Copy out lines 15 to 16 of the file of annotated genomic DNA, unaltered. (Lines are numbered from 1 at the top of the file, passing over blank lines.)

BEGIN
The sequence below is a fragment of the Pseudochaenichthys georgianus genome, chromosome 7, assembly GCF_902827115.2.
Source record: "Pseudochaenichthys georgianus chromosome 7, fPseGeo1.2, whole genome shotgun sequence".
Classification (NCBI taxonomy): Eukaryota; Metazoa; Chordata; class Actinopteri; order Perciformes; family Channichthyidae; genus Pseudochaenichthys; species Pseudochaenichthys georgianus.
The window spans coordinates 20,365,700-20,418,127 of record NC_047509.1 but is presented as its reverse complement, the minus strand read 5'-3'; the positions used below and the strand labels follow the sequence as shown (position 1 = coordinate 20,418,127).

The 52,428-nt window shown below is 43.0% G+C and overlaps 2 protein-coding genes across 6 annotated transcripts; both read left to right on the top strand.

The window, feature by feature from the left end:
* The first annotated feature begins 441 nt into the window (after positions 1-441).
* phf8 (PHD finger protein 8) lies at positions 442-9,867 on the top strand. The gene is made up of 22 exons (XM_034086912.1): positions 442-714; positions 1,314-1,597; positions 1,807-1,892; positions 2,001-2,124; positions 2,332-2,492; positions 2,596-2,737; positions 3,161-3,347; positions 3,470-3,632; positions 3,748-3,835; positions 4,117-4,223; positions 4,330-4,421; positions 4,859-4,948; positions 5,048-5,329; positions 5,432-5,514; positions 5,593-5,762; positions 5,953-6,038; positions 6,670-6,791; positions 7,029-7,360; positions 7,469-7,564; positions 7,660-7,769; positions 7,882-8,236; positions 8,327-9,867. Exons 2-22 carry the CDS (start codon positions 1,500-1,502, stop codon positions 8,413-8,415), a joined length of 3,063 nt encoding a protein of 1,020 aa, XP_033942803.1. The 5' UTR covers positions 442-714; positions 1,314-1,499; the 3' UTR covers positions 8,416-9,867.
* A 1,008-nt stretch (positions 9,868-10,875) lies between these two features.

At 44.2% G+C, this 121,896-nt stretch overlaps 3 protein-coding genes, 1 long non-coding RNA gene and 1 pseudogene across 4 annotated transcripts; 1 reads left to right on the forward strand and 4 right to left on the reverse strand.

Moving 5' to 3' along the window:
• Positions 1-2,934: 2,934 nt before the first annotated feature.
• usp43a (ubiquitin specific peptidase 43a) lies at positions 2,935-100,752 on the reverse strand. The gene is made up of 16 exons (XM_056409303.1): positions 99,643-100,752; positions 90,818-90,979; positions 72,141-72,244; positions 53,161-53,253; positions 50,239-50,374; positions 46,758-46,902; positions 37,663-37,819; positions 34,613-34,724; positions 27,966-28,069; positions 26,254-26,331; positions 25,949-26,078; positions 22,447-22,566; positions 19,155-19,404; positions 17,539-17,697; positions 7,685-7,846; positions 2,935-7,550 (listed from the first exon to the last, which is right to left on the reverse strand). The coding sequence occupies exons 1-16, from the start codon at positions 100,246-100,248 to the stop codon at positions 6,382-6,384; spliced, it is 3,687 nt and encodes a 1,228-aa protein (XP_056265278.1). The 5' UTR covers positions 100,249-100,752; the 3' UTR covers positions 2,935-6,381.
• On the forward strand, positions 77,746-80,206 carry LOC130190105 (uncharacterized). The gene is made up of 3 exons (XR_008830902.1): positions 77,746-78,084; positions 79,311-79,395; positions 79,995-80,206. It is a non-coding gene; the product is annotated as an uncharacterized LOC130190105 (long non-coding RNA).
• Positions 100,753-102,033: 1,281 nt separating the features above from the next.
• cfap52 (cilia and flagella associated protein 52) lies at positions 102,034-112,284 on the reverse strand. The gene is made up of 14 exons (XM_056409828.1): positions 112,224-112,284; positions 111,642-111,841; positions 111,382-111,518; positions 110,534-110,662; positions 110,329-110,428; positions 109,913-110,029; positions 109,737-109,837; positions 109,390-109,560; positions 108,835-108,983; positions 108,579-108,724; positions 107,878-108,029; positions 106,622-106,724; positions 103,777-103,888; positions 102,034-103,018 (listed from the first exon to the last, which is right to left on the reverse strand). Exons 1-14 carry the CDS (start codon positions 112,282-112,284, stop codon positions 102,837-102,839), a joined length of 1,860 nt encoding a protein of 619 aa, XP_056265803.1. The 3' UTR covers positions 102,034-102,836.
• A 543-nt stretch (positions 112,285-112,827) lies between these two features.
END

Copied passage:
• Positions 100,753-102,033: 1,281 nt separating the features above from the next.
• cfap52 (cilia and flagella associated protein 52) lies at positions 102,034-112,284 on the reverse strand. The gene is made up of 14 exons (XM_056409828.1): positions 112,224-112,284; positions 111,642-111,841; positions 111,382-111,518; positions 110,534-110,662; positions 110,329-110,428; positions 109,913-110,029; positions 109,737-109,837; positions 109,390-109,560; positions 108,835-108,983; positions 108,579-108,724; positions 107,878-108,029; positions 106,622-106,724; positions 103,777-103,888; positions 102,034-103,018 (listed from the first exon to the last, which is right to left on the reverse strand). Exons 1-14 carry the CDS (start codon positions 112,282-112,284, stop codon positions 102,837-102,839), a joined length of 1,860 nt encoding a protein of 619 aa, XP_056265803.1. The 3' UTR covers positions 102,034-102,836.